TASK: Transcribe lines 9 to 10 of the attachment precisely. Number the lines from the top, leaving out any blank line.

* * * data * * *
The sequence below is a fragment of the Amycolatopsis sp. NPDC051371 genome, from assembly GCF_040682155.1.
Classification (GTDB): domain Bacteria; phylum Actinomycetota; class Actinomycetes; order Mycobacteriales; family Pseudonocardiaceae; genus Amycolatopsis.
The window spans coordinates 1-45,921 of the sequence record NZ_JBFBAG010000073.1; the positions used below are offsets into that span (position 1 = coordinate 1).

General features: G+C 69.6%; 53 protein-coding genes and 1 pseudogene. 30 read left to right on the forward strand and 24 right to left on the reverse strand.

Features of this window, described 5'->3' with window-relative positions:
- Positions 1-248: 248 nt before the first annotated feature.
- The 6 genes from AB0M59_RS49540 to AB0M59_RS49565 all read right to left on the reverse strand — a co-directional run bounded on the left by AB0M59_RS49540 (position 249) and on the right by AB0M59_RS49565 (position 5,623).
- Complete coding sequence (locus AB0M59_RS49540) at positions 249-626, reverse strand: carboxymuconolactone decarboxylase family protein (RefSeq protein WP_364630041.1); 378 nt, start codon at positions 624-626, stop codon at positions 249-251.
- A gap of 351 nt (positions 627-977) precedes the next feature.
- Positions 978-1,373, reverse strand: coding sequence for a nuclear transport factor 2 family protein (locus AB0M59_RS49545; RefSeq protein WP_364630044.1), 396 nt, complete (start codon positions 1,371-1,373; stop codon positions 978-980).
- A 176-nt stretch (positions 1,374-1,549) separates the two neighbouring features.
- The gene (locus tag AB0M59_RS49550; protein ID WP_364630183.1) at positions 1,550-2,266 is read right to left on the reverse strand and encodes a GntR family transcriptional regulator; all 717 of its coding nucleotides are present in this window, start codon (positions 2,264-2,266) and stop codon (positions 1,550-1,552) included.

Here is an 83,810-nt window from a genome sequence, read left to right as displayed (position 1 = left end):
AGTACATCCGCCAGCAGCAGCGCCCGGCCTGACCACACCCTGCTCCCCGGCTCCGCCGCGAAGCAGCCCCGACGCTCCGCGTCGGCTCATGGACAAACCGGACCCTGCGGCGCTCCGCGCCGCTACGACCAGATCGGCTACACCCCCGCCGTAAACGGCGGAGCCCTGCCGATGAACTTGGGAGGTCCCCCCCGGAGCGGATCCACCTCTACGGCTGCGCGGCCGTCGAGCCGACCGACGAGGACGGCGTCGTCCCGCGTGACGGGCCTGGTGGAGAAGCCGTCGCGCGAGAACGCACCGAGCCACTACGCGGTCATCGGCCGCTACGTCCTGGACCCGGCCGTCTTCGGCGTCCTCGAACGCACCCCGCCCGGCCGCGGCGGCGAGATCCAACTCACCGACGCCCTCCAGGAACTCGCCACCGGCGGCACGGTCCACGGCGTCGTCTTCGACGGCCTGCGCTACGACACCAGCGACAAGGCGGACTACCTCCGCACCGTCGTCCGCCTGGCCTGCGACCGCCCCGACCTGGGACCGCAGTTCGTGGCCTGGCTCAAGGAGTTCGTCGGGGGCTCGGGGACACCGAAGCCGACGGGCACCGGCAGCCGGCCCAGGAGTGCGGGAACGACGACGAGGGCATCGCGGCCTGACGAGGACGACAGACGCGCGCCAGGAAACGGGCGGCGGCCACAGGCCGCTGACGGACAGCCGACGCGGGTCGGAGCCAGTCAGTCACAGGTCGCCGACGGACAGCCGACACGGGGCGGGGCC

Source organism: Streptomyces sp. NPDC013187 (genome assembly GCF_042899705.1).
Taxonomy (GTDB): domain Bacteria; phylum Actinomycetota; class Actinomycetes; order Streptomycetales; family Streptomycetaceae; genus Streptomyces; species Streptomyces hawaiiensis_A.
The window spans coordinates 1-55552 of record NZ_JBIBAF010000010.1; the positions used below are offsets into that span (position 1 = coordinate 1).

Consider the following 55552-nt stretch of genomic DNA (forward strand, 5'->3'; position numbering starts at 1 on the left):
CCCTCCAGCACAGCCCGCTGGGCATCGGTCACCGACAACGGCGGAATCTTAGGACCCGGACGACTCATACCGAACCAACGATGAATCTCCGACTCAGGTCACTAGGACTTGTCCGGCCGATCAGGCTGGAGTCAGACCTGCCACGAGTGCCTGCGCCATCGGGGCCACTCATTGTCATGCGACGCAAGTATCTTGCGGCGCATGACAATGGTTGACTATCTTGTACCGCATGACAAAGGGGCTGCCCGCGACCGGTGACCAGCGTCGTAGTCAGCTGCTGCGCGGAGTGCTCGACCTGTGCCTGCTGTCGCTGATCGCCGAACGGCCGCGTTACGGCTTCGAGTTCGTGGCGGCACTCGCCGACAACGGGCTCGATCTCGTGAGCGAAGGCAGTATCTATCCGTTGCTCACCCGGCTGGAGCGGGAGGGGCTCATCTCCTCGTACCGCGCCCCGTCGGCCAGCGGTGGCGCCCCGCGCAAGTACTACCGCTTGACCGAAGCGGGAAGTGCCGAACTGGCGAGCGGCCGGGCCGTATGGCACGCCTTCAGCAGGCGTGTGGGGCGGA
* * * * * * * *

- A gap of 351 nt (positions 627-977) precedes the next feature.
- Positions 978-1,373, reverse strand: coding sequence for a nuclear transport factor 2 family protein (locus AB0M59_RS49545; RefSeq protein WP_364630044.1), 396 nt, complete (start codon positions 1,371-1,373; stop codon positions 978-980).